Arts & Culture

The Alchemist: Shan Kuang

With each scan and brushstroke, a detail-oriented conservator proves that the past still matters

A woman stands in an art conservation studio with a large painting on an easel behind her


Shan Kuang in the conservation studio at the Kimbell Art Museum, in Fort Worth.

When Shan Kuang began pursuing a degree in chemistry at Yale, she planned to go to medical school, but she just couldn’t shake her passions for art and history. “I was never sure how to incorporate it all until I discovered art conservation,” Kuang says. “It’s a rather niche field, though. It might have been easier to become a doctor.”

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Undeterred, she landed a spot in the highly selective two-person master’s program at the University of Cambridge and completed her postgrad internship at the National Gallery of Art in Washington, D.C., with work stints at other prestigious institutions such as the Royal Collection Trust in London. Equal parts scientist, artist, and detective, Kuang, while working for the Samuel H. Kress Collection at NYU’s Institute of Fine Arts, was a member of the team that helped reattribute a discredited Rembrandt—a discovery that delighted the small Pennsylvania museum that owned the seventeenth-century portrait and grabbed global headlines.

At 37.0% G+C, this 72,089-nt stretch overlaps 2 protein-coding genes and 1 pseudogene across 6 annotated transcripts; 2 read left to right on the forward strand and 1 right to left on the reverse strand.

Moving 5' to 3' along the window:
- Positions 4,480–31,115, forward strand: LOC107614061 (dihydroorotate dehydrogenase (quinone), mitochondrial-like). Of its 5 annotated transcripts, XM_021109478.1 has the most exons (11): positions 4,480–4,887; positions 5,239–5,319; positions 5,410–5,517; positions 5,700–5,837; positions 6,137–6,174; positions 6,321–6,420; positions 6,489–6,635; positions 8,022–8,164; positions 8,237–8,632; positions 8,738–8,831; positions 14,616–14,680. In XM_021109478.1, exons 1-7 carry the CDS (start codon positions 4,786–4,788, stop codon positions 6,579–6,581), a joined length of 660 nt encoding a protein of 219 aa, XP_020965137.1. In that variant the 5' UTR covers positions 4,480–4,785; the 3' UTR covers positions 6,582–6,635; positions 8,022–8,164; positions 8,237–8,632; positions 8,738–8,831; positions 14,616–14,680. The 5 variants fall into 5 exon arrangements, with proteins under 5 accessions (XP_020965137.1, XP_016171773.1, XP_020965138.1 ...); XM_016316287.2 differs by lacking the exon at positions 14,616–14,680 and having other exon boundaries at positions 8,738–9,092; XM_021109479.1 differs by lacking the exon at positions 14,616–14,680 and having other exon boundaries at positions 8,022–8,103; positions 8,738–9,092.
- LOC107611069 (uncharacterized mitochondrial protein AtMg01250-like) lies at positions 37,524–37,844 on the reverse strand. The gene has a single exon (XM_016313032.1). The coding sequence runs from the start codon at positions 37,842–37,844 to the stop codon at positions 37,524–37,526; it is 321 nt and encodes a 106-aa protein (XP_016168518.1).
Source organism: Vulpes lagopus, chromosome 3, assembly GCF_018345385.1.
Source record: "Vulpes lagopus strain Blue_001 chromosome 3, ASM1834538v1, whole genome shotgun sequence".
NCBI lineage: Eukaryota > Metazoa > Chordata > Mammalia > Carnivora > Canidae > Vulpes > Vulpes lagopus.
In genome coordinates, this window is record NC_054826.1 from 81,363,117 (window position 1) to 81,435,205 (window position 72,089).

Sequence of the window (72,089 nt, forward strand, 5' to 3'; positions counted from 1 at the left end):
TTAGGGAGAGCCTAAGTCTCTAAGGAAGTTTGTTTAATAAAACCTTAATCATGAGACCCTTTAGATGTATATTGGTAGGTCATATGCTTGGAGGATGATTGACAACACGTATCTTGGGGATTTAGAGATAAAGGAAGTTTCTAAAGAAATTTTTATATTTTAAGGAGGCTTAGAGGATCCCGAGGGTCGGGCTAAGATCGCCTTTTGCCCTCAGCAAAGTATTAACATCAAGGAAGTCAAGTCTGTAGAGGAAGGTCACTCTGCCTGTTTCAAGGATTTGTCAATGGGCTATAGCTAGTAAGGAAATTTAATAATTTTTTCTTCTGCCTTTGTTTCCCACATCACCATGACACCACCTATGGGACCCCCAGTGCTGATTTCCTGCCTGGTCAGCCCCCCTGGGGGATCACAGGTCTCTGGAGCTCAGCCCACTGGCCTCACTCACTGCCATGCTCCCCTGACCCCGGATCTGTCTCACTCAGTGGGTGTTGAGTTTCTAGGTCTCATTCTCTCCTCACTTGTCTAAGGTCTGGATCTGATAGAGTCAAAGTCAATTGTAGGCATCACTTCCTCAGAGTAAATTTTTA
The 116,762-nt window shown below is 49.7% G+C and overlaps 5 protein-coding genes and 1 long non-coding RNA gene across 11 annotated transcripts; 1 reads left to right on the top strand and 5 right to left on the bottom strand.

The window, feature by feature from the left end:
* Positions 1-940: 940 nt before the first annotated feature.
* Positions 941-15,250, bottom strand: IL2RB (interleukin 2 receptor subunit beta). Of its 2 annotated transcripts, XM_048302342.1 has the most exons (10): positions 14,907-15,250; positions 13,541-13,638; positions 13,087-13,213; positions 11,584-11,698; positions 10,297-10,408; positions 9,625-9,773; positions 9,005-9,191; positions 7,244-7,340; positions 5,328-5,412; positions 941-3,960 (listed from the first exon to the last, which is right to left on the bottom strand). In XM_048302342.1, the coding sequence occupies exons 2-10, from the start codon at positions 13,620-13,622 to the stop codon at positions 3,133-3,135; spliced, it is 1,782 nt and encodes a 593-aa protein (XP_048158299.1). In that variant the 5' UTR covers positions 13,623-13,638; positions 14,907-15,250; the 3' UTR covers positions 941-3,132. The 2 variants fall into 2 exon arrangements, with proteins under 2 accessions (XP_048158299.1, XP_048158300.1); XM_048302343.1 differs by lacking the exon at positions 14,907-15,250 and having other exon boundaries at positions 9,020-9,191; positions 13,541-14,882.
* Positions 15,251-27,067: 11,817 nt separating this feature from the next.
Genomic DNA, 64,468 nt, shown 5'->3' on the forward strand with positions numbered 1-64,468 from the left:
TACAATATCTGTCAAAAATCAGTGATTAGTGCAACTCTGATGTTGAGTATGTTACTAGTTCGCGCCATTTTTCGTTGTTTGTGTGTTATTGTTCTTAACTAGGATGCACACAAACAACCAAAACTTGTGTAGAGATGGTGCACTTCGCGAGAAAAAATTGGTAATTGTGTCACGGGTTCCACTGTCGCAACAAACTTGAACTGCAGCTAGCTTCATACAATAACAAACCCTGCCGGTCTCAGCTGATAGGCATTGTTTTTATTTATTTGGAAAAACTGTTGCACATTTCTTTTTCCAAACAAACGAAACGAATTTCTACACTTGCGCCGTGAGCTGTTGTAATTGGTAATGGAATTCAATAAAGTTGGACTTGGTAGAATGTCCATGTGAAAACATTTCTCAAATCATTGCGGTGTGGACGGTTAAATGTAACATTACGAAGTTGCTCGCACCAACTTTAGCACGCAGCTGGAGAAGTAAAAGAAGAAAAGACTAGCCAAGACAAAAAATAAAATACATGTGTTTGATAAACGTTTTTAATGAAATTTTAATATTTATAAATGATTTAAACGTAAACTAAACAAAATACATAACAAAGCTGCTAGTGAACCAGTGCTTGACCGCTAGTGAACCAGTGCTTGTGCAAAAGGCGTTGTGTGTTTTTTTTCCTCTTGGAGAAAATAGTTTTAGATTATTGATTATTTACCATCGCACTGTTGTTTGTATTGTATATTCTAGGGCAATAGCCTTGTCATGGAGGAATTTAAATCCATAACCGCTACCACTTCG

Two years ago, Kuang left New York for Fort Worth, where she joined the esteemed conservation team at the Kimbell Art Museum as its conservator of paintings. “Even in New York, people were talking about the Kimbell,” Kuang says. “Really every object in the collection is a stand-alone masterpiece. My colleagues from Europe, who are well acquainted with special collections like the National Gallery London and the Louvre, come here and are also awed.” In the Kimbell’s conservation lab, Kuang works alongside chief conservator Peter Van de Moortel on the standout in-house collection, which includes a Michelangelo and Monets, but also on paintings from other institutions. Recently, she restored a sixteenth-century piece by the Italian artist Girolamo Romanino for the Memphis Brooks Museum of Art.

Technology continues to open new doors within the field. Advancements like macro-XRF scanners and infrared cameras, for instance, allow conservators to nondestructively examine entire works, potentially revealing hidden paintings beneath. “It’s almost like going back in time and peeking over the artist’s shoulder,” she says. While these developments are exciting, Kuang’s approach remains decidedly old-school: “I think an art conservator’s greatest asset is our own eyes.”

Read more about the South’s new slate of artists, curators, preservationists, movers, and makers in Art’s Rising Vanguard.